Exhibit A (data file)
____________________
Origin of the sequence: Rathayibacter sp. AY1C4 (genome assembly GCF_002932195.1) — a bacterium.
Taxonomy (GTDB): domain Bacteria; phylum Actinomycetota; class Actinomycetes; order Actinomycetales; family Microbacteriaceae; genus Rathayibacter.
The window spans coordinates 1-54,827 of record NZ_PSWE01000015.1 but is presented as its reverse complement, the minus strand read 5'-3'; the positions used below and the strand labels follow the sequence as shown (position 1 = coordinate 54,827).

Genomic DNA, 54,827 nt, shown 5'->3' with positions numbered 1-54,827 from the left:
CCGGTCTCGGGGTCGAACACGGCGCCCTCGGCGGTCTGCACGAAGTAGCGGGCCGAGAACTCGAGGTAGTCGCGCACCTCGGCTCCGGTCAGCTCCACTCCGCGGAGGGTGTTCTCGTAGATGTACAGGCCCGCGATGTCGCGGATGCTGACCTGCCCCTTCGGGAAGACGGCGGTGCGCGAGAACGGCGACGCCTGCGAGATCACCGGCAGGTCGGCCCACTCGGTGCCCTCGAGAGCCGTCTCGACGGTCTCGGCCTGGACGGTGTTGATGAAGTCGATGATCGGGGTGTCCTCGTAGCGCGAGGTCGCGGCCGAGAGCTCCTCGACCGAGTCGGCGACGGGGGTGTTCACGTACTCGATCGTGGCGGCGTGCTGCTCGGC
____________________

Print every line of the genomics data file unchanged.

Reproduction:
Origin of the sequence: Rathayibacter sp. AY1C4 (genome assembly GCF_002932195.1) — a bacterium.
Taxonomy (GTDB): domain Bacteria; phylum Actinomycetota; class Actinomycetes; order Actinomycetales; family Microbacteriaceae; genus Rathayibacter.
The window spans coordinates 1-54,827 of record NZ_PSWE01000015.1 but is presented as its reverse complement, the minus strand read 5'-3'; the positions used below and the strand labels follow the sequence as shown (position 1 = coordinate 54,827).

Genomic DNA, 54,827 nt, shown 5'->3' with positions numbered 1-54,827 from the left:
CCGGTCTCGGGGTCGAACACGGCGCCCTCGGCGGTCTGCACGAAGTAGCGGGCCGAGAACTCGAGGTAGTCGCGCACCTCGGCTCCGGTCAGCTCCACTCCGCGGAGGGTGTTCTCGTAGATGTACAGGCCCGCGATGTCGCGGATGCTGACCTGCCCCTTCGGGAAGACGGCGGTGCGCGAGAACGGCGACGCCTGCGAGATCACCGGCAGGTCGGCCCACTCGGTGCCCTCGAGAGCCGTCTCGACGGTCTCGGCCTGGACGGTGTTGATGAAGTCGATGATCGGGGTGTCCTCGTAGCGCGAGGTCGCGGCCGAGAGCTCCTCGACCGAGTCGGCGACGGGGGTGTTCACGTACTCGATCGTGGCGGCGTGCTGCTCGGC